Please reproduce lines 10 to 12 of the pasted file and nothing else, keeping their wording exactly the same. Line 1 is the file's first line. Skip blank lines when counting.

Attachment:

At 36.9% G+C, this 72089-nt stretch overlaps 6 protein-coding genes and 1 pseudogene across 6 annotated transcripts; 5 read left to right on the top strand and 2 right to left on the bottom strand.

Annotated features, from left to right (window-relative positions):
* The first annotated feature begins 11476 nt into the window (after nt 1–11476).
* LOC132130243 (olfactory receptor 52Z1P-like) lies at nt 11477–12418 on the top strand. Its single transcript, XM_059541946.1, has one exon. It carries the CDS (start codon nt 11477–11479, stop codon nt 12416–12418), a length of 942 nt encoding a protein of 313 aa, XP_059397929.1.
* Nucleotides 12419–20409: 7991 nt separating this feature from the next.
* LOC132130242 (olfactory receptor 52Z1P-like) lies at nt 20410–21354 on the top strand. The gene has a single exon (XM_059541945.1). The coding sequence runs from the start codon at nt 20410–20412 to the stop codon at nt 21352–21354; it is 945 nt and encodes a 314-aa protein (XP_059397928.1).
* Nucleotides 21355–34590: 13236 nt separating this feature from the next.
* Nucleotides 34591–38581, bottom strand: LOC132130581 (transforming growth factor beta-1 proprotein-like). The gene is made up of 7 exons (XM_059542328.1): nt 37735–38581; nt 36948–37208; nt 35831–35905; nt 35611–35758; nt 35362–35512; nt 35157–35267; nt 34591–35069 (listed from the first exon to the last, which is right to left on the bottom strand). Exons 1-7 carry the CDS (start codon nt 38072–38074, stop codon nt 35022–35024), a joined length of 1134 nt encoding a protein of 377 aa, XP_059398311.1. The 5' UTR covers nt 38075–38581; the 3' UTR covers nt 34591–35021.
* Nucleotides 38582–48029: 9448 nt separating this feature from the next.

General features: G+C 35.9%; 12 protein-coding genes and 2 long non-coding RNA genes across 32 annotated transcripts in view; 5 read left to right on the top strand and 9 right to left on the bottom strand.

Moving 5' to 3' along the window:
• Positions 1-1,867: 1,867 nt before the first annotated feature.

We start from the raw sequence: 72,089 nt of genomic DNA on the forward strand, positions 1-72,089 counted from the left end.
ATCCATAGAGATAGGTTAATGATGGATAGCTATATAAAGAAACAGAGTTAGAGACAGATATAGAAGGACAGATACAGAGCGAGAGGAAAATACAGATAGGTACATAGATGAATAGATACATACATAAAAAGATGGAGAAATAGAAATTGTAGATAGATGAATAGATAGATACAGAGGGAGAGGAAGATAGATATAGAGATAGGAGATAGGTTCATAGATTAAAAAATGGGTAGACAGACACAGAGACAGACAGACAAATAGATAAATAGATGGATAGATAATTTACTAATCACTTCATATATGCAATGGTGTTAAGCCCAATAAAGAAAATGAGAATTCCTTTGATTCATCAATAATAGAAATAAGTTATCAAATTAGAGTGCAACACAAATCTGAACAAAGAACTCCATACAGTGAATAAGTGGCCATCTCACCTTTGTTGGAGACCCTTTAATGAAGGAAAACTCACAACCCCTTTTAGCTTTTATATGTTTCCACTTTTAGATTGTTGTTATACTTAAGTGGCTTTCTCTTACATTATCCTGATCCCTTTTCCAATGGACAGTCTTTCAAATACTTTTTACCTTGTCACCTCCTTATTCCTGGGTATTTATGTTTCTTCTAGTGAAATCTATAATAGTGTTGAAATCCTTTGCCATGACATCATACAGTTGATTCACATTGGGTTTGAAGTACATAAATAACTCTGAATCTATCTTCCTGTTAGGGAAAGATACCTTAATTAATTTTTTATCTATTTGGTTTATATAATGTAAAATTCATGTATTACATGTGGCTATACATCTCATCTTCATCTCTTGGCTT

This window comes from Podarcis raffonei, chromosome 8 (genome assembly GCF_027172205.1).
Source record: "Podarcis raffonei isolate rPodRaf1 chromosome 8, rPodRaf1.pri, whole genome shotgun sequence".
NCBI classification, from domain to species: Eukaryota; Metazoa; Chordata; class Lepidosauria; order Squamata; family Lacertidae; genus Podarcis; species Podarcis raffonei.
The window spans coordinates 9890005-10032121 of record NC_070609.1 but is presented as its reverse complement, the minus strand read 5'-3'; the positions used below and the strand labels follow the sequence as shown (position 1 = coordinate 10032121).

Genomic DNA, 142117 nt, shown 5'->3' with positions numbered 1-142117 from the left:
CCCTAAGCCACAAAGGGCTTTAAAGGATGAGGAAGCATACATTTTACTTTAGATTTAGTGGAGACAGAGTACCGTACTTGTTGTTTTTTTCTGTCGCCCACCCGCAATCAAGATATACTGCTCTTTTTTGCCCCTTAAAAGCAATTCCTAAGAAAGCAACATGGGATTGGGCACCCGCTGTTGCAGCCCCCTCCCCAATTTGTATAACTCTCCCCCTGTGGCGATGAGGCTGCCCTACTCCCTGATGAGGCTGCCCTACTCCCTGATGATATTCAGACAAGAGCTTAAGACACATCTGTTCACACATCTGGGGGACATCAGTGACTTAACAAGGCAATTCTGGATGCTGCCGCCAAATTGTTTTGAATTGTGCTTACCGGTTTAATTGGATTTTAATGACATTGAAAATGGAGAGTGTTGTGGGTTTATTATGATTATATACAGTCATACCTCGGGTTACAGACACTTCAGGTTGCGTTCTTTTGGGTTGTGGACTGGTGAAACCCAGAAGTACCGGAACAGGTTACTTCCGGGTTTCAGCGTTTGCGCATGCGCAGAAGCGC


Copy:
General features: G+C 35.9%; 12 protein-coding genes and 2 long non-coding RNA genes across 32 annotated transcripts in view; 5 read left to right on the top strand and 9 right to left on the bottom strand.

Moving 5' to 3' along the window:
• Positions 1-1,867: 1,867 nt before the first annotated feature.